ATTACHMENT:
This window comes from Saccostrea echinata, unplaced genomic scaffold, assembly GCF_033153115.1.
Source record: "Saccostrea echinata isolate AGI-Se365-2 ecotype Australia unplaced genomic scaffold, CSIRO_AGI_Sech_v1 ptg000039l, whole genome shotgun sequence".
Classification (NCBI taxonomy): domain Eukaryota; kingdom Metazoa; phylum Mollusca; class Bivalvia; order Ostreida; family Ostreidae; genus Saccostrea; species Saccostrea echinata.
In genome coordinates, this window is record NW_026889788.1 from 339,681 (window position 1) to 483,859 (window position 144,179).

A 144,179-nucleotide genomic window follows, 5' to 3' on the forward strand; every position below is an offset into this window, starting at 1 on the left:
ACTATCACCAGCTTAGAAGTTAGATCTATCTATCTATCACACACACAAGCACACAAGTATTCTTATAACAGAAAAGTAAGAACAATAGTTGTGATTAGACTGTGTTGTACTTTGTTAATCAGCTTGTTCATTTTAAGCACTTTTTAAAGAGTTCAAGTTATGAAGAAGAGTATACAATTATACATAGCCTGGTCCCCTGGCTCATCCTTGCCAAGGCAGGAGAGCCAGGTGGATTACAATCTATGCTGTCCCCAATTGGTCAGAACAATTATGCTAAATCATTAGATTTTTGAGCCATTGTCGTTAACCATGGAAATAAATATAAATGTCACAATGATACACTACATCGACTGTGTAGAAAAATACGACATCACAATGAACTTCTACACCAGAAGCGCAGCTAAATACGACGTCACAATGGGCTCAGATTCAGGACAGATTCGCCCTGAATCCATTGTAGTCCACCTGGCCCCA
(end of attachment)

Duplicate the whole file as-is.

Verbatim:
This window comes from Saccostrea echinata, unplaced genomic scaffold, assembly GCF_033153115.1.
Source record: "Saccostrea echinata isolate AGI-Se365-2 ecotype Australia unplaced genomic scaffold, CSIRO_AGI_Sech_v1 ptg000039l, whole genome shotgun sequence".
Classification (NCBI taxonomy): domain Eukaryota; kingdom Metazoa; phylum Mollusca; class Bivalvia; order Ostreida; family Ostreidae; genus Saccostrea; species Saccostrea echinata.
In genome coordinates, this window is record NW_026889788.1 from 339,681 (window position 1) to 483,859 (window position 144,179).

A 144,179-nucleotide genomic window follows, 5' to 3' on the forward strand; every position below is an offset into this window, starting at 1 on the left:
ACTATCACCAGCTTAGAAGTTAGATCTATCTATCTATCACACACACAAGCACACAAGTATTCTTATAACAGAAAAGTAAGAACAATAGTTGTGATTAGACTGTGTTGTACTTTGTTAATCAGCTTGTTCATTTTAAGCACTTTTTAAAGAGTTCAAGTTATGAAGAAGAGTATACAATTATACATAGCCTGGTCCCCTGGCTCATCCTTGCCAAGGCAGGAGAGCCAGGTGGATTACAATCTATGCTGTCCCCAATTGGTCAGAACAATTATGCTAAATCATTAGATTTTTGAGCCATTGTCGTTAACCATGGAAATAAATATAAATGTCACAATGATACACTACATCGACTGTGTAGAAAAATACGACATCACAATGAACTTCTACACCAGAAGCGCAGCTAAATACGACGTCACAATGGGCTCAGATTCAGGACAGATTCGCCCTGAATCCATTGTAGTCCACCTGGCCCCA